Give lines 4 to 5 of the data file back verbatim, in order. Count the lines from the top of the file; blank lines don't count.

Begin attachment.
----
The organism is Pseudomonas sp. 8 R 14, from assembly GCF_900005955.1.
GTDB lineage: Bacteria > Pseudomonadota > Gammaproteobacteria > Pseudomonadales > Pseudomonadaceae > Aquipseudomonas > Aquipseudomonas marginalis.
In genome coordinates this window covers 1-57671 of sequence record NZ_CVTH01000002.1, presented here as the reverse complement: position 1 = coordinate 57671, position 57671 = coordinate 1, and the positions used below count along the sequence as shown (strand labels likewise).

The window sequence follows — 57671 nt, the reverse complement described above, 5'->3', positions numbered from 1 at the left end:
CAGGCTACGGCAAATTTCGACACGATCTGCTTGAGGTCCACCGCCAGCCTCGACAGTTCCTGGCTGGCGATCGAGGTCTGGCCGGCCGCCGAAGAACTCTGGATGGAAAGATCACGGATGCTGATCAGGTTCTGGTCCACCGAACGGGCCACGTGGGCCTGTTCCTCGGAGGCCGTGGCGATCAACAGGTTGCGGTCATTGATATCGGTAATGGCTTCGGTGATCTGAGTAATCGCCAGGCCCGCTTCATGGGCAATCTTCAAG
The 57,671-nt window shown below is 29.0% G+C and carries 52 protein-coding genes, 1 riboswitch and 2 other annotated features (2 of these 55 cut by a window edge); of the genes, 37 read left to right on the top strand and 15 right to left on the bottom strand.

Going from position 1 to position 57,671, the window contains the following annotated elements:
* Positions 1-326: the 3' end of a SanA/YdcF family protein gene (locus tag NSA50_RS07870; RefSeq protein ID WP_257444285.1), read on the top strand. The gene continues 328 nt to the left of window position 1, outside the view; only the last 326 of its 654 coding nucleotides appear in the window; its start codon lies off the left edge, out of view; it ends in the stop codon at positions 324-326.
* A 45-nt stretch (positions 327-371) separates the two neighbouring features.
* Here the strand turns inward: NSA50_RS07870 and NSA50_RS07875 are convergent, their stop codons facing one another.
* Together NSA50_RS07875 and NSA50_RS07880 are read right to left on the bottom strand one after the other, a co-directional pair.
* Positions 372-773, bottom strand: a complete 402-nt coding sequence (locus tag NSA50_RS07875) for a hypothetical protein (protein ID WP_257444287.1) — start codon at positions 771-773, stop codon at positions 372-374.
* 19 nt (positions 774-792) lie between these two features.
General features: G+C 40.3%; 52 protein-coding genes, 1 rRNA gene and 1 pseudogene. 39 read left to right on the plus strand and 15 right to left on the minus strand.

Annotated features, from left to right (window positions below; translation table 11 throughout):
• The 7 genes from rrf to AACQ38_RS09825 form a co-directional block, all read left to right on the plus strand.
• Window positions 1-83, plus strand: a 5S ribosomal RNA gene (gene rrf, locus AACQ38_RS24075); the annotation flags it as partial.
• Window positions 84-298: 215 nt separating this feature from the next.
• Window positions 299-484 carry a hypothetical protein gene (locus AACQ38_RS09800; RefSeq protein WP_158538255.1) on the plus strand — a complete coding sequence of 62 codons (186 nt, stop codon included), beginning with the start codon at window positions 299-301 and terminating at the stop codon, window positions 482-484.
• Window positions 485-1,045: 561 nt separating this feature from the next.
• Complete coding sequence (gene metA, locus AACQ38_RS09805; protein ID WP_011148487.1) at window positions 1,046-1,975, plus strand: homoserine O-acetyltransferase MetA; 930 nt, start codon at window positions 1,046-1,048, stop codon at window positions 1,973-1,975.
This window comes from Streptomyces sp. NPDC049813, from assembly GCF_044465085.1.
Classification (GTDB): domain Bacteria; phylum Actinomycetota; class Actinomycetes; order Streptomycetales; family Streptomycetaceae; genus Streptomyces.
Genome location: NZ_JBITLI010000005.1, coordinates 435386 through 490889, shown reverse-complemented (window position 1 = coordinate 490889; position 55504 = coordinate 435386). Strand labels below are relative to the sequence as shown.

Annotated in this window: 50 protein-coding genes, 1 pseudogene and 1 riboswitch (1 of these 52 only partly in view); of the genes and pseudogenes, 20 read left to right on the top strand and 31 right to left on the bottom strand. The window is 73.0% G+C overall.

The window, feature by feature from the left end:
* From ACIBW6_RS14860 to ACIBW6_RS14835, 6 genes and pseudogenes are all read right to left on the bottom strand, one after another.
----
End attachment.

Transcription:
The window sequence follows — 57671 nt, the reverse complement described above, 5'->3', positions numbered from 1 at the left end:
CAGGCTACGGCAAATTTCGACACGATCTGCTTGAGGTCCACCGCCAGCCTCGACAGTTCCTGGCTGGCGATCGAGGTCTGGCCGGCCGCCGAAGAACTCTGGATGGAAAGATCACGGATGCTGATCAGGTTCTGGTCCACCGAACGGGCCACGTGGGCCTGTTCCTCGGAGGCCGTGGCGATCAACAGGTTGCGGTCATTGATATCGGTAATGGCTTCGGTGATCTGAGTAATCGCCAGGCCCGCTTCATGGGCAATCTTCAAG